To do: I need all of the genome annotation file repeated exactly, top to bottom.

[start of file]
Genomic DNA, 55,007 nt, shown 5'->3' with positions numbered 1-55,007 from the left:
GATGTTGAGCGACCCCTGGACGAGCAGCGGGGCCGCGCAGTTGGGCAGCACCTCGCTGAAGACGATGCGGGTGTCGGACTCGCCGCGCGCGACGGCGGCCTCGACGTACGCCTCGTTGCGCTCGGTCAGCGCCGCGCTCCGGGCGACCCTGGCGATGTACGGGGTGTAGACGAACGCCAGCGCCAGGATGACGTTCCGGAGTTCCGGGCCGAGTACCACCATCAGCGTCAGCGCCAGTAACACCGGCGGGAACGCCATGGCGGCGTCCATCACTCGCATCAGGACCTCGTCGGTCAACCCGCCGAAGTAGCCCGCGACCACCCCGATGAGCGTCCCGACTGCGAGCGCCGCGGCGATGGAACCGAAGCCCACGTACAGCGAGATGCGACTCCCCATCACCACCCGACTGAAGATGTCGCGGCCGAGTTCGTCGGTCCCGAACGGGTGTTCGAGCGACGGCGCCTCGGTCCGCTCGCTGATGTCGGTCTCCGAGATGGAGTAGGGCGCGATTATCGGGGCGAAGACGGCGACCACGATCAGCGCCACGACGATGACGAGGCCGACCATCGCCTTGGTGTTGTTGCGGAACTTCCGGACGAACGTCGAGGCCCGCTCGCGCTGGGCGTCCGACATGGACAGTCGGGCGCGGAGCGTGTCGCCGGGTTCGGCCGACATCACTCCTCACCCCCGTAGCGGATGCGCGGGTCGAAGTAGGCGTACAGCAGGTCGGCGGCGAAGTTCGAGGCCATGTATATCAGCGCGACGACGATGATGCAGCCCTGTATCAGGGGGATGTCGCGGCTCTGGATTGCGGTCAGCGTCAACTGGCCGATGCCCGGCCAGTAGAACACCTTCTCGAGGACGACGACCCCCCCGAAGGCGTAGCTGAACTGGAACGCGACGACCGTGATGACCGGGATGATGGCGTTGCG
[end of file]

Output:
Genomic DNA, 55,007 nt, shown 5'->3' with positions numbered 1-55,007 from the left:
GATGTTGAGCGACCCCTGGACGAGCAGCGGGGCCGCGCAGTTGGGCAGCACCTCGCTGAAGACGATGCGGGTGTCGGACTCGCCGCGCGCGACGGCGGCCTCGACGTACGCCTCGTTGCGCTCGGTCAGCGCCGCGCTCCGGGCGACCCTGGCGATGTACGGGGTGTAGACGAACGCCAGCGCCAGGATGACGTTCCGGAGTTCCGGGCCGAGTACCACCATCAGCGTCAGCGCCAGTAACACCGGCGGGAACGCCATGGCGGCGTCCATCACTCGCATCAGGACCTCGTCGGTCAACCCGCCGAAGTAGCCCGCGACCACCCCGATGAGCGTCCCGACTGCGAGCGCCGCGGCGATGGAACCGAAGCCCACGTACAGCGAGATGCGACTCCCCATCACCACCCGACTGAAGATGTCGCGGCCGAGTTCGTCGGTCCCGAACGGGTGTTCGAGCGACGGCGCCTCGGTCCGCTCGCTGATGTCGGTCTCCGAGATGGAGTAGGGCGCGATTATCGGGGCGAAGACGGCGACCACGATCAGCGCCACGACGATGACGAGGCCGACCATCGCCTTGGTGTTGTTGCGGAACTTCCGGACGAACGTCGAGGCCCGCTCGCGCTGGGCGTCCGACATGGACAGTCGGGCGCGGAGCGTGTCGCCGGGTTCGGCCGACATCACTCCTCACCCCCGTAGCGGATGCGCGGGTCGAAGTAGGCGTACAGCAGGTCGGCGGCGAAGTTCGAGGCCATGTATATCAGCGCGACGACGATGATGCAGCCCTGTATCAGGGGGATGTCGCGGCTCTGGATTGCGGTCAGCGTCAACTGGCCGATGCCCGGCCAGTAGAACACCTTCTCGAGGACGACGACCCCCCCGAAGGCGTAGCTGAACTGGAACGCGACGACCGTGATGACCGGGATGATGGCGTTGCG